How does the culture in your organization go along with possibility of achieving effective meetings? A month back I wrote a post at the company blog about this, why it might be difficult, and how to improve it.
If you understand Norwegian you can read it here:
You’re a leader in your organization, and you want to improve efficiency. You think you want an “agile transformation”, because you heard others have been successful with it.
Then remember this:
Agile is not just a label you just put on the development department. Agile is a behavior and should affect everything you do.
So if you’re still up for the “agile transformation”, then it’s your job, as a leader, to do whatever is in your power to pave the way for every team, project or department, so that they can carry on with their agile transformation.
Start by truly understanding how agile works and how it affects the organization. Be congruent in actions and words. Ask for elements that are in harmony with agile. Don’t ask for reports, estimates or commitments from a bygone era, just so your way of reporting upwards in the organization is easier. Take that fight yourself. Show that you have confidence in your people. Give honest feedback.
Agile transformation is more than words, it’s behavior, and it affects the entire organization. Start by changing your own behavior.
With all the different management models out there, chances are you’ve come across a model that can help you solve or improve a particular problem. From a bird’s perspective, they might look simple, but to fully grasp how to apply them in your organization, you need a deeper understanding than you can get from only reading a book. You need hands-on experience.
This triggers a question: How do you apply a generic model you don’t even understand the complete extent of, to a specific situation of high complexity?
Normally, when you get a question like this, you know you won’t get an answer in just one sentence. But the answer can be rather simple, actually just a single word: Feedback.
It doesn’t matter what the model is for and what it is designed to solve, but once you decide to give it a try, remember this: Get the feedback you need, as fast as you can, so that you’re able to take corrective actions. The more complex the situation is, the faster you need feedback.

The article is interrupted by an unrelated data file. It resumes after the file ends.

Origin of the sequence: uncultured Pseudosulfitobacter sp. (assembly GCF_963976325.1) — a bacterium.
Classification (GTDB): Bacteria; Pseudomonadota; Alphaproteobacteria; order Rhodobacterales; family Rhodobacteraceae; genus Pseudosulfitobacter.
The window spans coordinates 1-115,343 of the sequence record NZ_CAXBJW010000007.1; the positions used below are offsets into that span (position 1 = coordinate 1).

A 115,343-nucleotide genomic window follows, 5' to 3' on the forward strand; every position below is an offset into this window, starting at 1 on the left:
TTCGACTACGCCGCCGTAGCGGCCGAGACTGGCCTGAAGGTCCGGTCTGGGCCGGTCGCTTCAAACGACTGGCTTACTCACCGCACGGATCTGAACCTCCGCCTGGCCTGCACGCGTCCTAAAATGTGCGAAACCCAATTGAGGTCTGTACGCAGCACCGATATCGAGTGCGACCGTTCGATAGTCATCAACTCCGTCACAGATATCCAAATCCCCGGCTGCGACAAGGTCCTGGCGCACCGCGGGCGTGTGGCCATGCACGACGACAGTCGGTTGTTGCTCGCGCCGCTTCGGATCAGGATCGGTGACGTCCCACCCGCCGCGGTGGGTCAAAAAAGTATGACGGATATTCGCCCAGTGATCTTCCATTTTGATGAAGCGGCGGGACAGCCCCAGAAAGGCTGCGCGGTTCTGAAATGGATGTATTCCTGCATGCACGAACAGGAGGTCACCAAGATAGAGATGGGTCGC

No feedback is synonymous with failure, and the model certainly won’t do you any good. You need hands-on experience and you need feedback, that’s how you truly understand how to apply the model.
Yesterday, I published a blog post about using Kanban for portfolio management on my company’s blog.
It’s in Norwegian, so here’s a brief summary for my English speaking audience.
I work closely with my customer’s project department, and I believe they could benefit from using Kanban for project portfolio management. Here’s an example of a project portfolio board.
They could start by adding two simple steps (in addition to what they’re already doing):
1) Map current process to a Kanban board
2) Meet regularily for stand-ups
By visualizing the process and meet face-to-face more often, all people involved get a deeper understanding of how their process works. Bottlenecks gets exposed more easily, and this could plant a seed, nurturing continuous improvement.
I also suggest adding a WIP limit for ongoing projects, based on their current capacity. This could be a tool to manage individual workload and reduce stress, and could be used as an input for overall staffing questions.
Anyhow, I stress the fact that this is an evolutionary process, don’t try changing all at once. Start by visualizing the process and introducing stand-ups.
By using a Kanban board game, David Anderson demonstrated Kanban in an engaging and fun way when he visited BEKK last week.
I’ve publised some of my notes on the company blog, so read on if you’d like to know more.